The political analysis site FiveThirtyEight said in 2017 that Comey’s disclosure “probably cost Clinton the election” because “it upended the news cycle and soon halved Clinton’s lead in the polls, imperiling her position in the Electoral College.”
No charges were ever lodged in connection with the emails referenced in Comey’s letter.
Fitton on Monday noted that Lamberth’s order reveals irritation by the judge in how the State Department has handled the case. In fact, Lamberth’s ruling refers to “State’s mishandling of this case — which was either the result of bureaucratic incompetence or motivated by bad faith.”
Lamberth in late 2018 ordered that the State Department release information to Judicial Watch on the questions of whether Clinton’s use of private email “was an intentional attempt to evade” Freedom of Information Act disclosure requirements, and whether the department adequately searched for records that were responsive to Judicial Watch’s request.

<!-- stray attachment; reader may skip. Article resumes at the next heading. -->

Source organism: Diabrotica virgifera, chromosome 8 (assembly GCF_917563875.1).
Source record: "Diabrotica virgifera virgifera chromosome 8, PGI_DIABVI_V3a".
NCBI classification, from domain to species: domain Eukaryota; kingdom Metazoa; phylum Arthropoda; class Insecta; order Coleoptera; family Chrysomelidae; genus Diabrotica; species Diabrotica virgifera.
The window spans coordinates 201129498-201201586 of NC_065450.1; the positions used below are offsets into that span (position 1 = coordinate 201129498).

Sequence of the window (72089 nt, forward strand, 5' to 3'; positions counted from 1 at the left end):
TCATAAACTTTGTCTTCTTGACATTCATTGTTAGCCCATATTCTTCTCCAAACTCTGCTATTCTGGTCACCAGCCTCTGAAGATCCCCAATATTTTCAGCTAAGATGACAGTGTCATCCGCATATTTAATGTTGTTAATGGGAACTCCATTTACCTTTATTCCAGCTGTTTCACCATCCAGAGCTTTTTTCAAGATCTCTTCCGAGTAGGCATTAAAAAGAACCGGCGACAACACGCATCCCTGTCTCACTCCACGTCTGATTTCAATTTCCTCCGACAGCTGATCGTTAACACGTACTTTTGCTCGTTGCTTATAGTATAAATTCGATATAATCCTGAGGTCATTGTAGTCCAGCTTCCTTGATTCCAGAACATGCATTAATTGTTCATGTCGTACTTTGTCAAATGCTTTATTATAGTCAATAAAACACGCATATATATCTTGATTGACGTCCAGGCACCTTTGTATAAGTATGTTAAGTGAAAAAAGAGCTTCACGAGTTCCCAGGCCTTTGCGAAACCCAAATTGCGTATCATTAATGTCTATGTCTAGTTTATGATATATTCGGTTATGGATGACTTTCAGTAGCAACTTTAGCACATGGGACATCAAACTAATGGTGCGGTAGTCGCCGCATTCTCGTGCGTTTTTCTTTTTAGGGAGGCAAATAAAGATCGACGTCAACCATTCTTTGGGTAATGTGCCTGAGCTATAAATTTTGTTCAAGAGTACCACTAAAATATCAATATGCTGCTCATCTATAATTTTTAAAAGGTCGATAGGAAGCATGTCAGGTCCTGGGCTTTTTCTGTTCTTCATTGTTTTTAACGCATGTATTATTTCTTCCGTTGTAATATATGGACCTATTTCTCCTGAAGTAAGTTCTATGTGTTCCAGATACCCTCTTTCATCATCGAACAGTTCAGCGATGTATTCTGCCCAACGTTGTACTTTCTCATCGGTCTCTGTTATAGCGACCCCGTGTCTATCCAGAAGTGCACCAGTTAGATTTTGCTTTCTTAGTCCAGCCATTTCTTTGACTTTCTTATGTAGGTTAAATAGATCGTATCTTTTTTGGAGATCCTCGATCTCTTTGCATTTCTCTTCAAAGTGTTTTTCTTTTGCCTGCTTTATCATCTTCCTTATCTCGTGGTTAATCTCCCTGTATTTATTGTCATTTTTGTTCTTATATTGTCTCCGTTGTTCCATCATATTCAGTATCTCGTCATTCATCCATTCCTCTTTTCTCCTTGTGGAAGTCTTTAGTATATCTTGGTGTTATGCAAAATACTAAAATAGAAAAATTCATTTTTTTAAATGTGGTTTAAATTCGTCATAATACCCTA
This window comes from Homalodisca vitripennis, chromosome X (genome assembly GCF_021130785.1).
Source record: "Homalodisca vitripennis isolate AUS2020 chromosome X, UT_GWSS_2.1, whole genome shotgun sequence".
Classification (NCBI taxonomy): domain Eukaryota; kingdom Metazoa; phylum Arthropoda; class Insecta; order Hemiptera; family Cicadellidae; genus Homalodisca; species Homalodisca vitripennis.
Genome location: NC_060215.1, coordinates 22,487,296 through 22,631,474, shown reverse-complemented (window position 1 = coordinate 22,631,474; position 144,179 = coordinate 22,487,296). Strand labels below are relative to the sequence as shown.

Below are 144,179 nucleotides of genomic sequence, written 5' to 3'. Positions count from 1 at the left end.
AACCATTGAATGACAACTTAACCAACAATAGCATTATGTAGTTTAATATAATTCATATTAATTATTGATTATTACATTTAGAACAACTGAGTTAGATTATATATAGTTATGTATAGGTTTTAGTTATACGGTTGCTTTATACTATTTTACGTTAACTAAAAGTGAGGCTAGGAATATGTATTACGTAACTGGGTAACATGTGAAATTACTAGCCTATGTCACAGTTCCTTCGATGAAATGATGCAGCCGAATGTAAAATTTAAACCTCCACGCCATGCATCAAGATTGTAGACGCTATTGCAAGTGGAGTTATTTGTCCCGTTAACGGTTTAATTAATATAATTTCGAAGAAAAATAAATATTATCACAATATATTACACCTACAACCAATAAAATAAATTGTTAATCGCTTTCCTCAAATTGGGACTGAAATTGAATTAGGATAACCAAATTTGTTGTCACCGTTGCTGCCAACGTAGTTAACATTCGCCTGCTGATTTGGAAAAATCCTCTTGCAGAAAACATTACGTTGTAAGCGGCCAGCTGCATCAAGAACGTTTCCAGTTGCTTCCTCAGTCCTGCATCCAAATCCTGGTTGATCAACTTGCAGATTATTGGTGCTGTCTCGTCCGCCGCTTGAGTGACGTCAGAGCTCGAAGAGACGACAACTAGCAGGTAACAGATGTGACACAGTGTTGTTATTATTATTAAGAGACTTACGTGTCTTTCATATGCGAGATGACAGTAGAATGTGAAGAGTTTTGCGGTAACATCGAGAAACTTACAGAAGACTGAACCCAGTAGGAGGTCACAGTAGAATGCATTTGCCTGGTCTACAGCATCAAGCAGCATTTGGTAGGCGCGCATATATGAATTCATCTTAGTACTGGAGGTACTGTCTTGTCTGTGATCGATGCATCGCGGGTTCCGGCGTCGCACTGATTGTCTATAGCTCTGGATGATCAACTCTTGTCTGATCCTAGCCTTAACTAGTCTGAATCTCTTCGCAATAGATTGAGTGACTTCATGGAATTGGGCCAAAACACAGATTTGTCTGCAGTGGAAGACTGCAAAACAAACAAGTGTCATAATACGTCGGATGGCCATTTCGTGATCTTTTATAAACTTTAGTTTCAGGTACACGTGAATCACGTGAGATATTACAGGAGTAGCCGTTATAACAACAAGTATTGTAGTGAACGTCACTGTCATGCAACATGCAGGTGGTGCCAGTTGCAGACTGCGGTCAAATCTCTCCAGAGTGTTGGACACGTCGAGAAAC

The judge also ordered the disclosure of evidence related to the question of whether the department’s efforts to settle the case five years ago “amounted to bad faith” because of a possible desire to avoid the private server coming to light.
Monday’s order by Lamberth points out, in a footnote, that Judicial Watch recently told the judge about a newly obtained Clinton email that the group said “strongly suggests” that Clinton and her then-deputy chief of staff, Huma Abedin, “conducted State Department business via text messaging as well.”
Lamberth wrote that the State Department “has not provided any information about whether such text messages were searched pursuant to FOIA.”
“We don’t have any Hillary Clinton text messages,” Fitton said.
The novel coronavirus is shed in the feces of infected people, which may help explain why it’s spread so fast, according to Chinese researchers.
The finding of live virus particles in stool specimens indicates a fecal-oral route for coronavirus, which may be why it’s caused outbreaks on cruise ships with an intensity often seen with gastro-causing norovirus, which also spreads along that pathway. More than 600 Covid-19 infections were confirmed among passengers and crew aboard the Diamond Princess, the ship quarantined for two weeks in Yokohama, Japan.
“This virus has many routes of transmission, which can partially explain” its rapid spread, the Chinese Center for Disease Control and Prevention said in a report Saturday.